Following is further info on this; I may not have all the concepts exactly correct, but it will help others to provide some feedback on Moodle and its best practice backup procedures specifically.
Some database software incorporates its own backup of databases. These database backups, which are then closed files, are moved to another volume (on the same host or another), and optionally backed up with dedicated backup software. Moodle can do such initial backups triggered by chron.php, etc.
One reason for backing up with this two-fold method is so that a complete backup of a database can be made (on a closed file). Another reason is that some backup software can actually lock a file until it is backed up, which can cause problems, at least slowdowns with db operation -- some backup software puts locks on disc sectors of a volume being backed up, which can cause database software to corrupt data (depending on the backup software and database in use). In the latter case, the volume with live data is (in good practice) never backed up (by external backup software); the db software backs up the db's, which are then moved to another volume, and backed up to tape, etc.
Comments on good Moodle backup procedures? Thanks.
Any backup software should be fine for backing up your moodledata directory.
You're correct in being concerned about the backing up of database data. A straight backup of the database's data files (do you know which volume these are stored on?) is not a good idea.
We have Moodle execute its own backup (of user & course data & files), backup the moodledata directories and do a database-level backup of the entire system. Both are written to a volume serviced by our regular backup regime.
A database-level backup is able to execute a backup as a transaction - ensuring good data integrity. That generated file + moodle data (+ of course your moodle application files of course) is most likely to accurately restore in the case of a catastrophic failure.
Unless you have made modifications to Moodle code, the only files from the Moodle application directory that should be backed up are the Language files (if you've changed custom strings to suit your installation) and the Theme files, however of course these wouldn't usually be subject to regular backups. I suspect too that if you're making modifications you're using some sort of version control (CVS / SVN / Git).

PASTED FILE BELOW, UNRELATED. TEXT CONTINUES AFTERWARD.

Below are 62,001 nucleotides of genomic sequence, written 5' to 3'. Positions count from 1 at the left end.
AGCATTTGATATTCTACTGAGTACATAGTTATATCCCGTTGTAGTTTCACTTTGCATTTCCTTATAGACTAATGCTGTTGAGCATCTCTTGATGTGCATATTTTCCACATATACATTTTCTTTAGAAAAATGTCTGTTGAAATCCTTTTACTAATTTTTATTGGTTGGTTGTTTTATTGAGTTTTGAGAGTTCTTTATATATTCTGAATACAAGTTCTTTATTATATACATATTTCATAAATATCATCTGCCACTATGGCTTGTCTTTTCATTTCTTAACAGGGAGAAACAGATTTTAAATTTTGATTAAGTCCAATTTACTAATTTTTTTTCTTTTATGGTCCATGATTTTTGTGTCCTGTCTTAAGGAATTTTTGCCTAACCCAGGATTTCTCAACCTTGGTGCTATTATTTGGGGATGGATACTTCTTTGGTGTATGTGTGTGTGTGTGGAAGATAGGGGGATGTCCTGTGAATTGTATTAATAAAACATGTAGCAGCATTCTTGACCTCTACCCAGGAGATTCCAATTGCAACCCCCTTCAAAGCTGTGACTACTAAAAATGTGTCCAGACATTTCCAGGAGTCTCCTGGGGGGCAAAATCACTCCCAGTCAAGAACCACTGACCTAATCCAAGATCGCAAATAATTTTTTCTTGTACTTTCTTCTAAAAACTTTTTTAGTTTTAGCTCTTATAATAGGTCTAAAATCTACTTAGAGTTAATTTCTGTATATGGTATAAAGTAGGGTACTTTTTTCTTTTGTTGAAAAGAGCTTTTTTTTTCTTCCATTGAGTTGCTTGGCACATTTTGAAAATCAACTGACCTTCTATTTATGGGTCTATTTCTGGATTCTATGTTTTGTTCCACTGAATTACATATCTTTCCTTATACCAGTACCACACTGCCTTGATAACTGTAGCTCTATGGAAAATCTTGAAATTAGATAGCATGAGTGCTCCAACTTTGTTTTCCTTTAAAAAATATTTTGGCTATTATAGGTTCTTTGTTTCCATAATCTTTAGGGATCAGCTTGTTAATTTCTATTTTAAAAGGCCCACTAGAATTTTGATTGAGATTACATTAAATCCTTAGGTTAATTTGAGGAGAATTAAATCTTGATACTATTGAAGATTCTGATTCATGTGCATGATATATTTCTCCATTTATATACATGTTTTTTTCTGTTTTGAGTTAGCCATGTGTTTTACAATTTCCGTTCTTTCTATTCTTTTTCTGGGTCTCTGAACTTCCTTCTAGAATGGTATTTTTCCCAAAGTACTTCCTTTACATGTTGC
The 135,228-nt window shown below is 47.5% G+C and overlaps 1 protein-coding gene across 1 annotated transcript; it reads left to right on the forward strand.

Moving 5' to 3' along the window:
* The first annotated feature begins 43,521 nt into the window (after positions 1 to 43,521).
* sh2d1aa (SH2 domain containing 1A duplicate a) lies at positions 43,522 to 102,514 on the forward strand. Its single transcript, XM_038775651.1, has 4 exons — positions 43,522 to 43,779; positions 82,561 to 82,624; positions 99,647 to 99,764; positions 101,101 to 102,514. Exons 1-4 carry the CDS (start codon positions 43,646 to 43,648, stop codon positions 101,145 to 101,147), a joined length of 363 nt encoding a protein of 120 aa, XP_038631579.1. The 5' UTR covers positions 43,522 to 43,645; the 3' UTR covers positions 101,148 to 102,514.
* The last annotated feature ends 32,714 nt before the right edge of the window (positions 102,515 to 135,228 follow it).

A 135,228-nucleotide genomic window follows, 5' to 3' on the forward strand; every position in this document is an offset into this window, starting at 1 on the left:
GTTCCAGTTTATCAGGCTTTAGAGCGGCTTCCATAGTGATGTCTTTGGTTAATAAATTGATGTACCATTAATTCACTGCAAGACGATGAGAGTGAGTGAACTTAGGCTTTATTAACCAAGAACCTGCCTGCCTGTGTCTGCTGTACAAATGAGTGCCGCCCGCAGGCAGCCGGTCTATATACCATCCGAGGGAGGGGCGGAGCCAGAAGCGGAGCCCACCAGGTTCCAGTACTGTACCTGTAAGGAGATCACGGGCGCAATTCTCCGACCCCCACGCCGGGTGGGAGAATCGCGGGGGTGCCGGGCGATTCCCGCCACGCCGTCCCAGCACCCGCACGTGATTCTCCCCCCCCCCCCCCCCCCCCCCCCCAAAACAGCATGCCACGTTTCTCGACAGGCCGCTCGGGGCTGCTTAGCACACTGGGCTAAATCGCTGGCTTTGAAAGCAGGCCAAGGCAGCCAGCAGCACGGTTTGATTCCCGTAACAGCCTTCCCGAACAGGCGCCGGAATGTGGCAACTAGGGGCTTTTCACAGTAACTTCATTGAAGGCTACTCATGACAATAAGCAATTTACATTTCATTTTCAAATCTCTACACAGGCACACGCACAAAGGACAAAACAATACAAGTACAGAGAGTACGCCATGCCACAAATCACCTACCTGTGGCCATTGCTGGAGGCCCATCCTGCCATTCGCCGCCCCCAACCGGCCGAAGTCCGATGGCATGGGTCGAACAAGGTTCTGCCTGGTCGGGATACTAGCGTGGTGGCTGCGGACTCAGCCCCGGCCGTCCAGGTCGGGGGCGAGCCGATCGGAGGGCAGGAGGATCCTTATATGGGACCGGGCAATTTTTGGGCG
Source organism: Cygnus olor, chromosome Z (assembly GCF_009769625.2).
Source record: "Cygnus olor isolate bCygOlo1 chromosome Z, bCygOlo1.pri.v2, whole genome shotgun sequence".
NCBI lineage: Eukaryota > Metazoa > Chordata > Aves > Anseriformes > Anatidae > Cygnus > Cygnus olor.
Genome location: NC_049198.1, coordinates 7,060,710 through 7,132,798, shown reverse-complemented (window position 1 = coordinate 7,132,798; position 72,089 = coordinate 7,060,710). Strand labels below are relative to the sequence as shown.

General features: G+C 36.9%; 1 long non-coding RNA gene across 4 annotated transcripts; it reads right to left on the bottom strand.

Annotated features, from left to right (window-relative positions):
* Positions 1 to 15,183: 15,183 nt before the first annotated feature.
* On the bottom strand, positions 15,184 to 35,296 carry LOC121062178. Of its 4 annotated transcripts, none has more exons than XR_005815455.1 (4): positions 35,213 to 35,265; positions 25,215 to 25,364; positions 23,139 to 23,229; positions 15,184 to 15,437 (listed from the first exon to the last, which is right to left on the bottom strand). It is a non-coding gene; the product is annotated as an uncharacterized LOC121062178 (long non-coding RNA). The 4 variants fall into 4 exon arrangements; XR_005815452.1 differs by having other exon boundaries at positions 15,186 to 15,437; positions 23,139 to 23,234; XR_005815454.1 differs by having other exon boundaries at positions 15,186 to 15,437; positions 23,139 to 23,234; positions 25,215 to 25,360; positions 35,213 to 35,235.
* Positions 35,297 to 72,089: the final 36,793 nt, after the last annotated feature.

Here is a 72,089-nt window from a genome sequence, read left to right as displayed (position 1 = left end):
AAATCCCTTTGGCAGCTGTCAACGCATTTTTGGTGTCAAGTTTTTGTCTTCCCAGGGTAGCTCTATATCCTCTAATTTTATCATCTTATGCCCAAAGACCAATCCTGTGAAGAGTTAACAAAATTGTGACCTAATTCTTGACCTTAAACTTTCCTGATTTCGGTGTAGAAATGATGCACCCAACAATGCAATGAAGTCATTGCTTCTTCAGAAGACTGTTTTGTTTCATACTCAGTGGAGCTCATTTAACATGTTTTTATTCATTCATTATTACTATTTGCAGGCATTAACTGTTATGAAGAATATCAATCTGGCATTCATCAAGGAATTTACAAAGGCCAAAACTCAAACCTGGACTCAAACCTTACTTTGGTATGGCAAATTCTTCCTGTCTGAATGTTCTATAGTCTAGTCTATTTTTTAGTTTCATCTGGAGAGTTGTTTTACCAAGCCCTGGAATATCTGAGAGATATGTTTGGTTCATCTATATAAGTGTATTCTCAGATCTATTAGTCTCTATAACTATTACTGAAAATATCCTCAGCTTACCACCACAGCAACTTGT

All the best with developing your backup / disaster-recovery plans
You're saying to backup the database via Moodle regulary (and use these backups for restore, if necessary), and also to backup moodledata directories.
The one issue I'm still not clear on is if running backup software on a volume that houses Moodle directories and database/s, while Moodle services are running, is OK or not, in terms of possible corruption problems by: locking sectors that might be in use by the database software; and/or locking Moodle files themselves. To repeat, there are some databases where this can happen, but I have no idea if this is an issue with Moodle / MySQL or not. Thanks.
It's not the operation of Moodle that puts your database files at risk during a backup, it's having MySQL itself active. You're unlikely to corrupt the running database by running a backup over its files, but you won't get a valid backup either. If you subsequently tried to restore the files you had backed up while MySQL was live, then you would have a corrupted database.
Backup of the actual MySQL data files is dangerous unless you shutdown the database itself. There are ways to do it, but not simple ones. Doing a mysqldump on the live database and then backing up the dump files is a lot safer, which is the method that I think the backup script uses.
Backup of the actual MySQL data files is dangerous unless you shutdown the database itself. There are ways to do it, but not simple ones.
That used to be the case, but I think nowadays mysqlhotcopy is supported. It automates the 'not so simple tricks' around copying around the DB files 'hot'.
If you are using PostgreSQL 8.1, you can do something similar with PITR-based techniques, though that's a lot more complicated.
(Edit: mysqldump and pgdump are better and more reliable than "hot" backup methods. I just wanted to mention that mysqlhotcopy exists, and seems to be supported as part of official mysql. Used to be an unofficial hack )